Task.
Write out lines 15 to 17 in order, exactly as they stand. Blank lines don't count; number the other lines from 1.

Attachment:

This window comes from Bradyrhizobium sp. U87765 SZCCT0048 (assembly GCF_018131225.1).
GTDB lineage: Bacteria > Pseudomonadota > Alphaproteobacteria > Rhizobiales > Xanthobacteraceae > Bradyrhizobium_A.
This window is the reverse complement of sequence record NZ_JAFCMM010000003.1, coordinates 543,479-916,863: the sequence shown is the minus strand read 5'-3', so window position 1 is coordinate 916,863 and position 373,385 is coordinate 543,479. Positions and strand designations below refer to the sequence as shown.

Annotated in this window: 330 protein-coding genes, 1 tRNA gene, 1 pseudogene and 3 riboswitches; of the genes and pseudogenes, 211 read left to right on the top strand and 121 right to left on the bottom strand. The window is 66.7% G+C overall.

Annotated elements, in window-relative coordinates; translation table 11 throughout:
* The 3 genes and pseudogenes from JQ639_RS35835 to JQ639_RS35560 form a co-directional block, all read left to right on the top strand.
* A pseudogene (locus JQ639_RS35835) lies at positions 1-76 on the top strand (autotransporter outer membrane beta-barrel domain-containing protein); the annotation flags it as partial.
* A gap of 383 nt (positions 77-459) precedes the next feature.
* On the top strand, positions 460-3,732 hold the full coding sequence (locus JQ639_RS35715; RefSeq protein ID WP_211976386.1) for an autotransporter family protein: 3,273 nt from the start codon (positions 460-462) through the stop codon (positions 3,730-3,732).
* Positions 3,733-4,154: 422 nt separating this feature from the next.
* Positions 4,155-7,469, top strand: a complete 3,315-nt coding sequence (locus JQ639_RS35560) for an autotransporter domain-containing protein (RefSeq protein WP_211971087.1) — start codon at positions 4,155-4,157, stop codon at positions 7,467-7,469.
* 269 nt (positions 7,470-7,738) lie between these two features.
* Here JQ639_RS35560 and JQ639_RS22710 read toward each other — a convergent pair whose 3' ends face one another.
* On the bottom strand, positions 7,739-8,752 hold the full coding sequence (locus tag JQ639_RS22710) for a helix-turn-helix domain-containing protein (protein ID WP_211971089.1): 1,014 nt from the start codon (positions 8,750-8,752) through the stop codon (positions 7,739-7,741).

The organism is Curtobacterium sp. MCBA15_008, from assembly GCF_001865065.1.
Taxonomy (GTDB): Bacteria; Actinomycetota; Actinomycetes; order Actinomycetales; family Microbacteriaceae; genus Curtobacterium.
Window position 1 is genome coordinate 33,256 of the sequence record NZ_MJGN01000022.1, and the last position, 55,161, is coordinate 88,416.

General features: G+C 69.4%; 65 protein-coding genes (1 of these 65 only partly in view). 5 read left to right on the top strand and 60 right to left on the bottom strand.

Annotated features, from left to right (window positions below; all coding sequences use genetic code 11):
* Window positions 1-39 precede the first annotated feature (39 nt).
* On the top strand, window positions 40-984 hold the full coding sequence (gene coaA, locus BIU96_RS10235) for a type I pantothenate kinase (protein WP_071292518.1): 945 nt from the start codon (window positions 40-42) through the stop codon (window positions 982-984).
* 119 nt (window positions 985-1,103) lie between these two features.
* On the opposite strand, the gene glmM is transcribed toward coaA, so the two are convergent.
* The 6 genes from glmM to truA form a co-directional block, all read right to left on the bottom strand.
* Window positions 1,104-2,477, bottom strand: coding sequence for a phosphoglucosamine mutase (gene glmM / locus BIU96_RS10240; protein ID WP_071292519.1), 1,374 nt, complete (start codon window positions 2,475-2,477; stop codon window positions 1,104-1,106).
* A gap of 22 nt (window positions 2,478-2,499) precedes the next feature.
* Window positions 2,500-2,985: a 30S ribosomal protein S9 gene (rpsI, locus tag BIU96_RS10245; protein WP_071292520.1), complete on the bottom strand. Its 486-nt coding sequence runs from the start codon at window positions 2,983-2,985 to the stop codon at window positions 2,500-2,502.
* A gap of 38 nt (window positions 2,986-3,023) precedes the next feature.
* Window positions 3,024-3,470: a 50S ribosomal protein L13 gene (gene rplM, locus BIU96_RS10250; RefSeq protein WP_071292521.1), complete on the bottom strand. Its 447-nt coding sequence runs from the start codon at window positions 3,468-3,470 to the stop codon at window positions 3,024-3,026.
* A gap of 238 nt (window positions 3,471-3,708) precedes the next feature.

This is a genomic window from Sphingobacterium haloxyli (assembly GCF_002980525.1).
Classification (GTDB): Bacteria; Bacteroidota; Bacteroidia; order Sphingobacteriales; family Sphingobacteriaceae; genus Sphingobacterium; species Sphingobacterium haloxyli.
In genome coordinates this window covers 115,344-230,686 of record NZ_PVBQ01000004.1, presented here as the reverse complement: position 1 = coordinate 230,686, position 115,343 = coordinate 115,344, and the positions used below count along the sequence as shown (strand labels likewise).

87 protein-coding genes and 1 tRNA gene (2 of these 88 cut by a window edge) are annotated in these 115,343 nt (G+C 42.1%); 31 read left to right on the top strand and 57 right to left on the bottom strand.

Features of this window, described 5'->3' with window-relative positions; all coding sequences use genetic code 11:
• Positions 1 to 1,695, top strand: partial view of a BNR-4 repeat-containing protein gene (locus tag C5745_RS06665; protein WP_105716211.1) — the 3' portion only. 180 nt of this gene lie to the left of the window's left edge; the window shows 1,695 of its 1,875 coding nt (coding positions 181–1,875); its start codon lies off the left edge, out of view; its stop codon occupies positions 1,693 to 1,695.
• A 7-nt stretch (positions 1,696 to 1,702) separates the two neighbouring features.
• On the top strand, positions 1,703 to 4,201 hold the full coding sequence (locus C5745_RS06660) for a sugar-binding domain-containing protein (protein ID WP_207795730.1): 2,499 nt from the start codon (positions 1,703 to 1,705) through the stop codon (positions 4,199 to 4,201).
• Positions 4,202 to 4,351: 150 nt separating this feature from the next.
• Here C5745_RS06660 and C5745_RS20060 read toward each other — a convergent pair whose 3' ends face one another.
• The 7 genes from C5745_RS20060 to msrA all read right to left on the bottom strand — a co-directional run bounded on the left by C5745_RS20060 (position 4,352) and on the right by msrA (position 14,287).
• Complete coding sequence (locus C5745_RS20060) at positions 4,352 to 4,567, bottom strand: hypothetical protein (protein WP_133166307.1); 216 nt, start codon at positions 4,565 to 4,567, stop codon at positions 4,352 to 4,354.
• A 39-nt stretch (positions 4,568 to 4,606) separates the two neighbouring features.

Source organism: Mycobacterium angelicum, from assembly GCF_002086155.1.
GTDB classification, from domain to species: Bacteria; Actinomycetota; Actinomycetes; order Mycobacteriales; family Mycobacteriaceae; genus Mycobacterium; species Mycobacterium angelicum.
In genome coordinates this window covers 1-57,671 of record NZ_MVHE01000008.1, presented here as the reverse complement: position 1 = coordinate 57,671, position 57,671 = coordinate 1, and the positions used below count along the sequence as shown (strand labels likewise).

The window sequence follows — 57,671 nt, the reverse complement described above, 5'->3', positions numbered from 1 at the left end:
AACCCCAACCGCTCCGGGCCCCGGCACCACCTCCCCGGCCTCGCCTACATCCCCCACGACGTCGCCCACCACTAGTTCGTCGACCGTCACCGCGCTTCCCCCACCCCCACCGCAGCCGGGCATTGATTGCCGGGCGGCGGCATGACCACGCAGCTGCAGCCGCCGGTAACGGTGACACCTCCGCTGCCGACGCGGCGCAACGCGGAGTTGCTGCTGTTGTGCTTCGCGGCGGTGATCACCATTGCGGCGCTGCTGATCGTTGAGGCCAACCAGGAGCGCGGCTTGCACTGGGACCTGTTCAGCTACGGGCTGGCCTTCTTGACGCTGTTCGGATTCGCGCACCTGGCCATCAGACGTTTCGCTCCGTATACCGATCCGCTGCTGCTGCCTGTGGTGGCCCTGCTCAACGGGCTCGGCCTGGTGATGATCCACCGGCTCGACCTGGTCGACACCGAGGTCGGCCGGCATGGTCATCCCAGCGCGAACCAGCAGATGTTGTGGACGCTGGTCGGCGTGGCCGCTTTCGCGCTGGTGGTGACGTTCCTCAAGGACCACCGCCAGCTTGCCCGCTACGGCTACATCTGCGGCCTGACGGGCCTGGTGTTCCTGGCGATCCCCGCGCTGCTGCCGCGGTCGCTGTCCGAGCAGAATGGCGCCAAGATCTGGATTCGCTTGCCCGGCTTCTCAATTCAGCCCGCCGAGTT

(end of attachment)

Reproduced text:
The organism is Curtobacterium sp. MCBA15_008, from assembly GCF_001865065.1.
Taxonomy (GTDB): Bacteria; Actinomycetota; Actinomycetes; order Actinomycetales; family Microbacteriaceae; genus Curtobacterium.
Window position 1 is genome coordinate 33,256 of the sequence record NZ_MJGN01000022.1, and the last position, 55,161, is coordinate 88,416.